The next time, no drug test mix-ups, no starting gate malfunction, and your filly was off with the pack. Before the horses began to stretch out to run their game plans, two horses raced ahead then slowed to block the way for your darling, as if they didn't care about finishing the race. A foul, a fix, but the judges never took note. The big track owners, Slim and his pals in the glassed in stands, are always smiling.

How many times going through this ordeal would you continue to risk your horse and continue to pose the same question: To race or not to race against the money horses; to write or not to write for the great big audience called the Times?

Zee said...


Even though we disagree on many things, I nevertheless truly enjoy your writing. You clearly dedicate a great deal of thought and research to your posts before “sounding off,” and in doing so—as I have said before—you often save ME a great deal of reading and research.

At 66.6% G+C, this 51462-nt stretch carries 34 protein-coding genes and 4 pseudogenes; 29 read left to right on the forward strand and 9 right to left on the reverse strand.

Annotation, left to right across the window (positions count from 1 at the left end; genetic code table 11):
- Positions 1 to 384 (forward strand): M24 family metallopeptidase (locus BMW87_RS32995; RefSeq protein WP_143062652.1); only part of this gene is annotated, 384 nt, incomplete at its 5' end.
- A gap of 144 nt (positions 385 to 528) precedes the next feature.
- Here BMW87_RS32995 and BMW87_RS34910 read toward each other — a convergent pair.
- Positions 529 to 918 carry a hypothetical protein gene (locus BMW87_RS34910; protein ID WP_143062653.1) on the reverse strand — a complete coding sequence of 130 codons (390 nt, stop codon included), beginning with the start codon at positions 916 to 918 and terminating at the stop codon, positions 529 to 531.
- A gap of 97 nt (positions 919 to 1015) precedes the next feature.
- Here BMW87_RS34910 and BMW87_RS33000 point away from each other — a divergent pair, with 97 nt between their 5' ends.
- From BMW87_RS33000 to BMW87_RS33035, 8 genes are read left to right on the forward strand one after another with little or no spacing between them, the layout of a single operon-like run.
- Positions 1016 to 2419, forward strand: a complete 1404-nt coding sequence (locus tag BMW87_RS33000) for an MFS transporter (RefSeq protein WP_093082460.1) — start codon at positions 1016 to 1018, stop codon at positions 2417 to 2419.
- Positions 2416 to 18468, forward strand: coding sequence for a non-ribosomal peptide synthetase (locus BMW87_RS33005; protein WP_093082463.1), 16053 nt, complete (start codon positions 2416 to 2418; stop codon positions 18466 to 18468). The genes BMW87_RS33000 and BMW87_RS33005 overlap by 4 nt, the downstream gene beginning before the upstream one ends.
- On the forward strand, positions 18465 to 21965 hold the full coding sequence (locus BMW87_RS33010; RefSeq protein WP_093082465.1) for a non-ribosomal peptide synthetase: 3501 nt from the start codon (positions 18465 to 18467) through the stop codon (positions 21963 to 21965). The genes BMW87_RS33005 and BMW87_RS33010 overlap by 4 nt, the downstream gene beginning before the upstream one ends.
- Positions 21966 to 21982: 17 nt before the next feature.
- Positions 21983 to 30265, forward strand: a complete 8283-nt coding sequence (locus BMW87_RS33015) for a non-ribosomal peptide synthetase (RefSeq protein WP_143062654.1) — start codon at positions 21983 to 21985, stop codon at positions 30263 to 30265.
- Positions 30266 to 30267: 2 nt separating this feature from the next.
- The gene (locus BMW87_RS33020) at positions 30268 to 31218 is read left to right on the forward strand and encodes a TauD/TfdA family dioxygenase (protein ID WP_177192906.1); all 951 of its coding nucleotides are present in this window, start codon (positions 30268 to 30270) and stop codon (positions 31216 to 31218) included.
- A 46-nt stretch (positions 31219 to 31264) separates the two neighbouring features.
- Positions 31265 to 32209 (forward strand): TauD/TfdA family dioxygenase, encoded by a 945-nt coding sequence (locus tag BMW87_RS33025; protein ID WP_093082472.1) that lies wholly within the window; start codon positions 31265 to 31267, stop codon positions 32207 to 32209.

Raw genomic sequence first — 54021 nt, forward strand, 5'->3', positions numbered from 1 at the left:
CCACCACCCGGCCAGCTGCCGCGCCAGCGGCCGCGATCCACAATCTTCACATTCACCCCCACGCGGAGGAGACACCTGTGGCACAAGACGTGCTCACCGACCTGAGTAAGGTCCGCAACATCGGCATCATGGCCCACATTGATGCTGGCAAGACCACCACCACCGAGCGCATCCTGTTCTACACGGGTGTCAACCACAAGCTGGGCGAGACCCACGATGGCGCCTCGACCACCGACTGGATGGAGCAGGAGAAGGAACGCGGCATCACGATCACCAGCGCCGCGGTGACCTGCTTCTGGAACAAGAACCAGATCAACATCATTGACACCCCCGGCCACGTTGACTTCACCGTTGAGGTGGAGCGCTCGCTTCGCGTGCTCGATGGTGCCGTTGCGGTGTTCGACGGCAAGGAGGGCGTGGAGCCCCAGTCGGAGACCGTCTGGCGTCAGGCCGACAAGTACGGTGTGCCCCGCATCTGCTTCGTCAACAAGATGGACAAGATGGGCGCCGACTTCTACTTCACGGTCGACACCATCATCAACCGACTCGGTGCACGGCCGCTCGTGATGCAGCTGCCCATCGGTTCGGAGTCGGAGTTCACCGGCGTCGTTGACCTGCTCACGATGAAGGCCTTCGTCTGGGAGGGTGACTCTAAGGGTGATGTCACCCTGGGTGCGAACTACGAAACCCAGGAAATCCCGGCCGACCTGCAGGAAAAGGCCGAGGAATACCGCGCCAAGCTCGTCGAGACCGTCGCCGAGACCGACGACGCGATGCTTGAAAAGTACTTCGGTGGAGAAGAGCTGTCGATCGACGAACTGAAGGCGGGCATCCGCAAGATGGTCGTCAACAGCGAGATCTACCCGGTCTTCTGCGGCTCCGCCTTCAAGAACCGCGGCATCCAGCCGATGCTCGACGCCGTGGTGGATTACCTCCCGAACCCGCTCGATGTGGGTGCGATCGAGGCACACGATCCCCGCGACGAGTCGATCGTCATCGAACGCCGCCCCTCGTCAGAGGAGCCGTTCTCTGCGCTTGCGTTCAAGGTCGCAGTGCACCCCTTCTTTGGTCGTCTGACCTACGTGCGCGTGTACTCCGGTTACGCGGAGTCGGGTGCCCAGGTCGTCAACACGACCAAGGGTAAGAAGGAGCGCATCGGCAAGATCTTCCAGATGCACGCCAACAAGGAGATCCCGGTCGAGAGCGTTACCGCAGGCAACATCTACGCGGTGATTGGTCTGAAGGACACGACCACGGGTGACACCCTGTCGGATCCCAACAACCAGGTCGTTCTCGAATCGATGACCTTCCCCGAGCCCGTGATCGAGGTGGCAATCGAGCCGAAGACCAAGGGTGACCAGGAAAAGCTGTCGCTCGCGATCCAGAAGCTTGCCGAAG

I also greatly enjoy your encyclopedic memory for quotes and images that make a mockery of the powers that be, your sharp wit and clever turn of phrase, and your compassion for our human species—that gives me pause to wonder if it is sorely lacking in myself. (But then, of course, I usually come to my senses!)

You dedicate the same amount of effort to your comments on New York Times articles—when you are kind enough to reproduce them in your posts, as I don’t follow the NYT at all closely.

It is unfortunate for the Times’ readership that your comments are occasionally (Often?) “disappeared.” But hey, you had 1,000+ “reader recommends” on one comment before you got “the axe,” didn’t you? Clearly, you had an audience and an impact! That is not “to be sneezed at!”

If I understand Jay correctly, he’s suggesting that you should stop bothering to contribute your comments to a so-called “newspaper” where “the fix is already in.” (Or thoughts/words to that effect.)

So what are you to do? Offer your thoughts only in venues (Echo chambers?) where they will be happily accepted along with thousands of similar, self-reinforcing remarks?

I say, “No!”

Better to run against the current and occasionally be rejected or “disappeared,” than to run with the (oft-)misguided herd or, worse yet, not to “run” at all.

Keep at it.

Karen Garcia said...